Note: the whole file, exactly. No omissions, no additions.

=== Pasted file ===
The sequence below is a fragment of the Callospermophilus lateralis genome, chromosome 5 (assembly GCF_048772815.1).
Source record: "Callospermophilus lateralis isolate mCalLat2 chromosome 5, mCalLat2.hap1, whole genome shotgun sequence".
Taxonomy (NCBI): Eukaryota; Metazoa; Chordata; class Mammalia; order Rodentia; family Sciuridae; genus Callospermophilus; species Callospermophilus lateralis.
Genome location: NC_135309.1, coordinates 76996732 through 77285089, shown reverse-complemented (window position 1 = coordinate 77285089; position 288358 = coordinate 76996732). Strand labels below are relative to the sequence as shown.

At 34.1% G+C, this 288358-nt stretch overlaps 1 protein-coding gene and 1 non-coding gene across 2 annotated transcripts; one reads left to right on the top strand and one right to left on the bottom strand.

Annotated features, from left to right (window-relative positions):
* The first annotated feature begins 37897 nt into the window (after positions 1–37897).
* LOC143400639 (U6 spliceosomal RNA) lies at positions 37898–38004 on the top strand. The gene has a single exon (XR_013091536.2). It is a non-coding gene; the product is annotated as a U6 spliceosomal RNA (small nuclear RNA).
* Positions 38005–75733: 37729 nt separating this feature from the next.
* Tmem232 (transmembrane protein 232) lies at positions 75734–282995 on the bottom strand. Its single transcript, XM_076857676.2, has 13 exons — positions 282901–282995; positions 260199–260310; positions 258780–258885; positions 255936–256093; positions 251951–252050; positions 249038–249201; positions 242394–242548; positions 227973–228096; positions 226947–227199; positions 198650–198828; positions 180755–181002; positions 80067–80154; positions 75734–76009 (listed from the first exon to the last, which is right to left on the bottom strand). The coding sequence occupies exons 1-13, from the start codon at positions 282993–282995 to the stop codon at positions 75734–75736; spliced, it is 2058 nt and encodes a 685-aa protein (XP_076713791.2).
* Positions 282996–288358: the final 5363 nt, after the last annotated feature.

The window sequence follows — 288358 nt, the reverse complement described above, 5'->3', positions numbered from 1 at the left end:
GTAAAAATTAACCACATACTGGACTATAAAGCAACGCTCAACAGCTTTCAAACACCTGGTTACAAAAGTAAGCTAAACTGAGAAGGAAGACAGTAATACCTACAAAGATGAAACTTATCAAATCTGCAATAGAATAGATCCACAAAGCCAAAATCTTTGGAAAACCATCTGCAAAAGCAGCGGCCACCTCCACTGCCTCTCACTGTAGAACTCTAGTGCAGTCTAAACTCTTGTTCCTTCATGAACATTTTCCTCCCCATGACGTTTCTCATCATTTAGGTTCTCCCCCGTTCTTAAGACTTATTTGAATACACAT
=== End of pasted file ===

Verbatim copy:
The sequence below is a fragment of the Callospermophilus lateralis genome, chromosome 5 (assembly GCF_048772815.1).
Source record: "Callospermophilus lateralis isolate mCalLat2 chromosome 5, mCalLat2.hap1, whole genome shotgun sequence".
Taxonomy (NCBI): Eukaryota; Metazoa; Chordata; class Mammalia; order Rodentia; family Sciuridae; genus Callospermophilus; species Callospermophilus lateralis.
Genome location: NC_135309.1, coordinates 76996732 through 77285089, shown reverse-complemented (window position 1 = coordinate 77285089; position 288358 = coordinate 76996732). Strand labels below are relative to the sequence as shown.

At 34.1% G+C, this 288358-nt stretch overlaps 1 protein-coding gene and 1 non-coding gene across 2 annotated transcripts; one reads left to right on the top strand and one right to left on the bottom strand.

Annotated features, from left to right (window-relative positions):
* The first annotated feature begins 37897 nt into the window (after positions 1–37897).
* LOC143400639 (U6 spliceosomal RNA) lies at positions 37898–38004 on the top strand. The gene has a single exon (XR_013091536.2). It is a non-coding gene; the product is annotated as a U6 spliceosomal RNA (small nuclear RNA).
* Positions 38005–75733: 37729 nt separating this feature from the next.
* Tmem232 (transmembrane protein 232) lies at positions 75734–282995 on the bottom strand. Its single transcript, XM_076857676.2, has 13 exons — positions 282901–282995; positions 260199–260310; positions 258780–258885; positions 255936–256093; positions 251951–252050; positions 249038–249201; positions 242394–242548; positions 227973–228096; positions 226947–227199; positions 198650–198828; positions 180755–181002; positions 80067–80154; positions 75734–76009 (listed from the first exon to the last, which is right to left on the bottom strand). The coding sequence occupies exons 1-13, from the start codon at positions 282993–282995 to the stop codon at positions 75734–75736; spliced, it is 2058 nt and encodes a 685-aa protein (XP_076713791.2).
* Positions 282996–288358: the final 5363 nt, after the last annotated feature.

The window sequence follows — 288358 nt, the reverse complement described above, 5'->3', positions numbered from 1 at the left end:
GTAAAAATTAACCACATACTGGACTATAAAGCAACGCTCAACAGCTTTCAAACACCTGGTTACAAAAGTAAGCTAAACTGAGAAGGAAGACAGTAATACCTACAAAGATGAAACTTATCAAATCTGCAATAGAATAGATCCACAAAGCCAAAATCTTTGGAAAACCATCTGCAAAAGCAGCGGCCACCTCCACTGCCTCTCACTGTAGAACTCTAGTGCAGTCTAAACTCTTGTTCCTTCATGAACATTTTCCTCCCCATGACGTTTCTCATCATTTAGGTTCTCCCCCGTTCTTAAGACTTATTTGAATACACAT